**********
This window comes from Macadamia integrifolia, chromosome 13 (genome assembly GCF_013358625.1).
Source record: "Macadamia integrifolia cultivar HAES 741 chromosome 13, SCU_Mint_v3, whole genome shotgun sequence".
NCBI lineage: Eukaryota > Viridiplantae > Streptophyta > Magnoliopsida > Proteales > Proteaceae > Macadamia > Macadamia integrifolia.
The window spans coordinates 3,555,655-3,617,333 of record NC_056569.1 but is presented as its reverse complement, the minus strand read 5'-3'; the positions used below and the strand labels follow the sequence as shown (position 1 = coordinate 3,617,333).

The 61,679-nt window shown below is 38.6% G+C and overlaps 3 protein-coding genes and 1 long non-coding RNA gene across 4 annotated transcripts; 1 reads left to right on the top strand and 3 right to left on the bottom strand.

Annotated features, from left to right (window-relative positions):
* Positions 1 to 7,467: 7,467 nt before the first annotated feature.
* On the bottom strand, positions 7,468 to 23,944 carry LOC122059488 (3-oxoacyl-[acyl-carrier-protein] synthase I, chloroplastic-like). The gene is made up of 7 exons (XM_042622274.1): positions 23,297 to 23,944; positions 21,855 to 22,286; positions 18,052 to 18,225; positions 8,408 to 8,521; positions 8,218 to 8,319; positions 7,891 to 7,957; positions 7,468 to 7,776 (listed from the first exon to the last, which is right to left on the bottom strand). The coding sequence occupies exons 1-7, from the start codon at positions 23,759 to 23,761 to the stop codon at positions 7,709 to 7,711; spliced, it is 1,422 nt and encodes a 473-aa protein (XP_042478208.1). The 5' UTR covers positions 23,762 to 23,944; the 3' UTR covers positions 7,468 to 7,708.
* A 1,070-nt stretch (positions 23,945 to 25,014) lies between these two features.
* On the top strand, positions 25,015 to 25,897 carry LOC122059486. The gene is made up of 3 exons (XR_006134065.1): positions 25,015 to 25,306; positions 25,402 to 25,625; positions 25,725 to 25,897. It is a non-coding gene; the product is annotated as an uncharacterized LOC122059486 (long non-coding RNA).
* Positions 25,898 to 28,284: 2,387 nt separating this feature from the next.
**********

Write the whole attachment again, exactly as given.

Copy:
This window comes from Macadamia integrifolia, chromosome 13 (genome assembly GCF_013358625.1).
Source record: "Macadamia integrifolia cultivar HAES 741 chromosome 13, SCU_Mint_v3, whole genome shotgun sequence".
NCBI lineage: Eukaryota > Viridiplantae > Streptophyta > Magnoliopsida > Proteales > Proteaceae > Macadamia > Macadamia integrifolia.
The window spans coordinates 3,555,655-3,617,333 of record NC_056569.1 but is presented as its reverse complement, the minus strand read 5'-3'; the positions used below and the strand labels follow the sequence as shown (position 1 = coordinate 3,617,333).

The 61,679-nt window shown below is 38.6% G+C and overlaps 3 protein-coding genes and 1 long non-coding RNA gene across 4 annotated transcripts; 1 reads left to right on the top strand and 3 right to left on the bottom strand.

Annotated features, from left to right (window-relative positions):
* Positions 1 to 7,467: 7,467 nt before the first annotated feature.
* On the bottom strand, positions 7,468 to 23,944 carry LOC122059488 (3-oxoacyl-[acyl-carrier-protein] synthase I, chloroplastic-like). The gene is made up of 7 exons (XM_042622274.1): positions 23,297 to 23,944; positions 21,855 to 22,286; positions 18,052 to 18,225; positions 8,408 to 8,521; positions 8,218 to 8,319; positions 7,891 to 7,957; positions 7,468 to 7,776 (listed from the first exon to the last, which is right to left on the bottom strand). The coding sequence occupies exons 1-7, from the start codon at positions 23,759 to 23,761 to the stop codon at positions 7,709 to 7,711; spliced, it is 1,422 nt and encodes a 473-aa protein (XP_042478208.1). The 5' UTR covers positions 23,762 to 23,944; the 3' UTR covers positions 7,468 to 7,708.
* A 1,070-nt stretch (positions 23,945 to 25,014) lies between these two features.
* On the top strand, positions 25,015 to 25,897 carry LOC122059486. The gene is made up of 3 exons (XR_006134065.1): positions 25,015 to 25,306; positions 25,402 to 25,625; positions 25,725 to 25,897. It is a non-coding gene; the product is annotated as an uncharacterized LOC122059486 (long non-coding RNA).
* Positions 25,898 to 28,284: 2,387 nt separating this feature from the next.